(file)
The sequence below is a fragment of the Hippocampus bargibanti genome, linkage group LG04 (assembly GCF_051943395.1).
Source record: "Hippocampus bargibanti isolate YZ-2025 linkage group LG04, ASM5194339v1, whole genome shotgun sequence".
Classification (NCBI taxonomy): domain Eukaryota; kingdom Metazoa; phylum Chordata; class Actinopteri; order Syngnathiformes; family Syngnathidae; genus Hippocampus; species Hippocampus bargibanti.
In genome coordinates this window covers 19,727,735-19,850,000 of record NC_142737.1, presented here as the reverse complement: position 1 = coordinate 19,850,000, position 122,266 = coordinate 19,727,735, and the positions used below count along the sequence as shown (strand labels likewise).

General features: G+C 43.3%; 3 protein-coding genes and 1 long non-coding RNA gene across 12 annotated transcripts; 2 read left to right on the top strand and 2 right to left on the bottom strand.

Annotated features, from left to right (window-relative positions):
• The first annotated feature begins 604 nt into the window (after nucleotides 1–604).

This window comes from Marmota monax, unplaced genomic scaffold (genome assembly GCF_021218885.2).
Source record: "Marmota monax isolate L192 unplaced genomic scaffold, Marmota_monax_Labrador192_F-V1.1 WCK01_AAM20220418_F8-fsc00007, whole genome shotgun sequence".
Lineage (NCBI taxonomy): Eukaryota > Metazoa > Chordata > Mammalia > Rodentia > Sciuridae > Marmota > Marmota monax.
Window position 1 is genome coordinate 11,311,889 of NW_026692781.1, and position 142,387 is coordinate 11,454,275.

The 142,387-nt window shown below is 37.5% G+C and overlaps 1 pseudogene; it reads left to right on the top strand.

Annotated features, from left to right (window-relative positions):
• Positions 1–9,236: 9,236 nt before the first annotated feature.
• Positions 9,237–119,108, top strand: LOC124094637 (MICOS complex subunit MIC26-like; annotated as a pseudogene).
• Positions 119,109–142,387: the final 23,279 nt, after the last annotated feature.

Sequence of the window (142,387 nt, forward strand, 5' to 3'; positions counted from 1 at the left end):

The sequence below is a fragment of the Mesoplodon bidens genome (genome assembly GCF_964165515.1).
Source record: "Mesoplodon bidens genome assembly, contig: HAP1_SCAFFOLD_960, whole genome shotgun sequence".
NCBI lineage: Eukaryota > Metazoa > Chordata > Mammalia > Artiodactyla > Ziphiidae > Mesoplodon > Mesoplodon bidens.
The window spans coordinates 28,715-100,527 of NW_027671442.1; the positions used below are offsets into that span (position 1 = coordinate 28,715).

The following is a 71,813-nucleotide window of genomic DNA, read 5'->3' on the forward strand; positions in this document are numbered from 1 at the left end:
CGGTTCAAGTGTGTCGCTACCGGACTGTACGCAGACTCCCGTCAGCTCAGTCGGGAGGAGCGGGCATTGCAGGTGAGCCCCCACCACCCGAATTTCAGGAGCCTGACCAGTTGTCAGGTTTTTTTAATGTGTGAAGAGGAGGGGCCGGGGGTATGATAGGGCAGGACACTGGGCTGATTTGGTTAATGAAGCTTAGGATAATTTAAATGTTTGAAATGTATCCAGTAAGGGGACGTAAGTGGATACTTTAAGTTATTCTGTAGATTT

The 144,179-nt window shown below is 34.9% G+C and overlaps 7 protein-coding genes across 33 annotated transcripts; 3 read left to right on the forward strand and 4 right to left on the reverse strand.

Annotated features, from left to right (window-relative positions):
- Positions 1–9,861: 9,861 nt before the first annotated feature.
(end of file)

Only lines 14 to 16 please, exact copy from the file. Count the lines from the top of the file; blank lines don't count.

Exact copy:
• Positions 1–9,236: 9,236 nt before the first annotated feature.
• Positions 9,237–119,108, top strand: LOC124094637 (MICOS complex subunit MIC26-like; annotated as a pseudogene).
• Positions 119,109–142,387: the final 23,279 nt, after the last annotated feature.